I've only seen of his stuff Boogie Nights, Magnolia and There Will Be Blood, all of which I hated.
Meanwhile... Jodorowsky, Lucky McKee and Duncan Jones (whose father is motherfucking David Bowie) can't even get funding for their projects.
_________________________ "The trouble with being a ghost writer or artist is that you must remain anonymous without credit. If one wants the credit, one has to cease being a ghost and become a leader or innovator." — Bob Kane
Source Code had reasonable box office, I'm surprised Jones is having trouble, if that's true. It wasn't that great, though. I'd still like to see Moon sometime.
I'm sure I've said it before but to me PT Anderson is one of those directors who keeps getting better and learning from his mistakes. He's become one of my very favorites, but it took a while.
His first film, Hard Eight -- which I didn't see until after TWBB -- is actually a super impressive little debut, possibly my favorite Anderson film after TWBB, and I highly recommend it to anyone who hasn't checked it out. Phillip Baker Hall is the first of many truly amazing PT Anderson main characters, and the movie actually shows a great deal more restraint and subtlety than the films that would shortly follow. Really good stuff.
I thought Boogie Nights overrated but I admired its ambition and originality. Magnolia was ridiculous and ruined by its pretentious self-indulgence and shameless melodrama -- but Anderson's unique cast of characters and his command of the mosaic storytelling technique were extremely impressive. The Altman influence is clear but Anderson's style was more propulsive and thought-provoking, with more unique overlaps in the editing and narrative, and better use of sound.
Punch-Drunk Love played a tighter, more focused game, bringing a lot of the unique voice and dark style of Magnolia and Boogie Nights while trimming away a lot of the fat. It was also the first Anderson film to feature a truly brilliant soundtrack. The soundtrack for TWBB has been lauded (and rightly so) but PDL's plinky little electronic score with its nods to Popeye was something I found really enjoyable and original. Its emphasis on the psychology of the protagonist reminded me of Polanski's movie Repulsion.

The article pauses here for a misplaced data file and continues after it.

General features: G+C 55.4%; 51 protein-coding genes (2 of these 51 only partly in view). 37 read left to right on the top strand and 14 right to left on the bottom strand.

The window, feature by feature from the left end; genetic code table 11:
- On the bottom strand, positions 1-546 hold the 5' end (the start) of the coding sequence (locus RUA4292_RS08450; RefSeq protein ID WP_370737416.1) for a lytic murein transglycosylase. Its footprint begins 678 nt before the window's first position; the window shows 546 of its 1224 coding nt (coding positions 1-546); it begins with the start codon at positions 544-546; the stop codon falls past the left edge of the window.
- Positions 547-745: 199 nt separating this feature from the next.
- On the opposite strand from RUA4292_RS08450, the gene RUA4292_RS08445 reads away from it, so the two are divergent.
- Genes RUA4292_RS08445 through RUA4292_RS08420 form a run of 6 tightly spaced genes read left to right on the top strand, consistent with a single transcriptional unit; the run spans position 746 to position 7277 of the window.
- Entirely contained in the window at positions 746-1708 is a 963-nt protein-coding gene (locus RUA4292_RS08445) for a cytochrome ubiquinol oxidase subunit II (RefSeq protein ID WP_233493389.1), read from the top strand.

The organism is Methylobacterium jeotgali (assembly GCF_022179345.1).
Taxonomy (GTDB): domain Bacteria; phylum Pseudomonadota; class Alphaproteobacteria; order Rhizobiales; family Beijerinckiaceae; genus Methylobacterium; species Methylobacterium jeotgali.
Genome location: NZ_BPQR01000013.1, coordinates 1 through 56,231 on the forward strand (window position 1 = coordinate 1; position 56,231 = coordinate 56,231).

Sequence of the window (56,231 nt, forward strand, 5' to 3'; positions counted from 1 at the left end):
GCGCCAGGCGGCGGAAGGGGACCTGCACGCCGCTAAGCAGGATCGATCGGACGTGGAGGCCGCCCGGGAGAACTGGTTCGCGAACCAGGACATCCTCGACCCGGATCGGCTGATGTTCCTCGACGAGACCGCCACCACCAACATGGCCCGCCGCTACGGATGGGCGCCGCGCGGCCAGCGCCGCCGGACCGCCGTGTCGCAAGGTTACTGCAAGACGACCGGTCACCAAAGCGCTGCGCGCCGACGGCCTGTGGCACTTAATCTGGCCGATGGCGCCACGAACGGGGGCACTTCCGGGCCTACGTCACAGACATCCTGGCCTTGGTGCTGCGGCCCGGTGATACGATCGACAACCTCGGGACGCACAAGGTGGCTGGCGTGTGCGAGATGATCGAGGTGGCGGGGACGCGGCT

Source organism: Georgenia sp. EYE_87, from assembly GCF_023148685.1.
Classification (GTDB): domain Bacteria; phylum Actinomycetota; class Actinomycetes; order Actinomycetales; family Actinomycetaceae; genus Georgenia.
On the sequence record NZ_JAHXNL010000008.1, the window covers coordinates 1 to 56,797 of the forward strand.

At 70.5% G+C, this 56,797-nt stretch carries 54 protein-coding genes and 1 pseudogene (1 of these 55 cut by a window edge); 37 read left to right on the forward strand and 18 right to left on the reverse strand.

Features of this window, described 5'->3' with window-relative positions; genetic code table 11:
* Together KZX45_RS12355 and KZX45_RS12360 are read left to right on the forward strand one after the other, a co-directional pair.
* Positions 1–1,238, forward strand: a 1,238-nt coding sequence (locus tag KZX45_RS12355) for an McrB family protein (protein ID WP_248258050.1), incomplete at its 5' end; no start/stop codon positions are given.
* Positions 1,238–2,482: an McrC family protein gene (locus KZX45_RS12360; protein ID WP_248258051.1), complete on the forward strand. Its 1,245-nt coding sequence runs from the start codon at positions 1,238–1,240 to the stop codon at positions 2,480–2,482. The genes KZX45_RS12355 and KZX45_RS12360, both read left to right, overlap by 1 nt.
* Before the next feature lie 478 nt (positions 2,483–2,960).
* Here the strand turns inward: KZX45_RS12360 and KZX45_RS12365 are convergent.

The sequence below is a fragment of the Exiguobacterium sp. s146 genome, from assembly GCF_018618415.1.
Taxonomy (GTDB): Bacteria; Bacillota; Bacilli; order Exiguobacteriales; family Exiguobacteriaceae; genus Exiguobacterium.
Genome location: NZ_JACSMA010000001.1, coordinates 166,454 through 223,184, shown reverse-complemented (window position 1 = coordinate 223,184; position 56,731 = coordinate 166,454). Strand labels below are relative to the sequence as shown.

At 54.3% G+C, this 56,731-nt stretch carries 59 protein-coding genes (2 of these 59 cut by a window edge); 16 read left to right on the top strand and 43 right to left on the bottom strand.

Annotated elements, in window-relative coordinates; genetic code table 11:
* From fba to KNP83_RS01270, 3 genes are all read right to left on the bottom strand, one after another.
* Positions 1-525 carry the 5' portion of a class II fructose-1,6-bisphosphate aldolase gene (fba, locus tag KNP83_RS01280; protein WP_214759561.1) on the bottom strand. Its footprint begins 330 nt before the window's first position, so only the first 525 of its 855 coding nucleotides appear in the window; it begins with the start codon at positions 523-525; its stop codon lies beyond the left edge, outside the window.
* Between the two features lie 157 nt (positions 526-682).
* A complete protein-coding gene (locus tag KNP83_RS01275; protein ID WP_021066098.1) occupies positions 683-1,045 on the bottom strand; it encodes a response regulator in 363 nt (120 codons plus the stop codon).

Finally TWBB brought back the scope and ambition of BN and M in a more historical context, but to me it was also evidence of a lot of lessons learned. While still melodramatic and over-the-top in its way, it didn't suffer from the embarrassing, hypersentimental excesses of BN and M, and everything was brought into clean focus by Lewis's performance and the beautiful cinematography and sound. It also showed his increasing level of mastery over the fluid, self-overlapping narrative style seen in BN and M (fitting Arvo Part should be on the soundtrack, who strove for a similar effect in his music); the scenes rarely stop and start the way one expects, the framing is looser, with one eye always trained on the cumulative effect being created. If ever there was a movie that moves like a piece of music, it's TWBB. I found the movie's sum effect extraordinarily powerful, both intellectually and emotionally. I remember being so stunned and overwhelmed after the first viewing, like my brain could only half-process what I'd just experienced. I have friends who had more critical reactions -- and there are definitely a few qualms I have with the movie -- but TWBB is just fundamentally my Cup of Tea, I guess.
As to The Master, I can't wait to see what Anderson's up to this time around. Clearly the actors here are making an effort to bring their "A" game and go for something different. Just on the basis of the teaser I already feel pretty intrigued by Freddie Quell.